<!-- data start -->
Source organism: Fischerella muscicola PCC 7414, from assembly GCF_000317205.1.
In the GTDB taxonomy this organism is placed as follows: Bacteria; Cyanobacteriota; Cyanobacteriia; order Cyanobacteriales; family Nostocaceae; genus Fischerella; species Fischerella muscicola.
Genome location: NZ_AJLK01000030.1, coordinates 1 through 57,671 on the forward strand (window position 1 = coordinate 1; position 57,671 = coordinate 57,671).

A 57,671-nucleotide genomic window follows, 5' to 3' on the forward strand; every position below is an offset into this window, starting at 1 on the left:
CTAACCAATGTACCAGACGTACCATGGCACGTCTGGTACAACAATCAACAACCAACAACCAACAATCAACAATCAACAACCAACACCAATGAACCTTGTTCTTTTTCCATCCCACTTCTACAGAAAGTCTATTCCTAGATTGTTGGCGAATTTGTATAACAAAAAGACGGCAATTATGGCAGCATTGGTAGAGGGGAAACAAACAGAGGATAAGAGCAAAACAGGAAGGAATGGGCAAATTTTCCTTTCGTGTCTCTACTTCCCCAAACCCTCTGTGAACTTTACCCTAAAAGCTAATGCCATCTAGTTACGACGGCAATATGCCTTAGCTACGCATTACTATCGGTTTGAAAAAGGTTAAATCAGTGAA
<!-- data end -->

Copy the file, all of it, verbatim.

Source organism: Fischerella muscicola PCC 7414, from assembly GCF_000317205.1.
In the GTDB taxonomy this organism is placed as follows: Bacteria; Cyanobacteriota; Cyanobacteriia; order Cyanobacteriales; family Nostocaceae; genus Fischerella; species Fischerella muscicola.
Genome location: NZ_AJLK01000030.1, coordinates 1 through 57,671 on the forward strand (window position 1 = coordinate 1; position 57,671 = coordinate 57,671).

A 57,671-nucleotide genomic window follows, 5' to 3' on the forward strand; every position below is an offset into this window, starting at 1 on the left:
CTAACCAATGTACCAGACGTACCATGGCACGTCTGGTACAACAATCAACAACCAACAACCAACAATCAACAATCAACAACCAACACCAATGAACCTTGTTCTTTTTCCATCCCACTTCTACAGAAAGTCTATTCCTAGATTGTTGGCGAATTTGTATAACAAAAAGACGGCAATTATGGCAGCATTGGTAGAGGGGAAACAAACAGAGGATAAGAGCAAAACAGGAAGGAATGGGCAAATTTTCCTTTCGTGTCTCTACTTCCCCAAACCCTCTGTGAACTTTACCCTAAAAGCTAATGCCATCTAGTTACGACGGCAATATGCCTTAGCTACGCATTACTATCGGTTTGAAAAAGGTTAAATCAGTGAA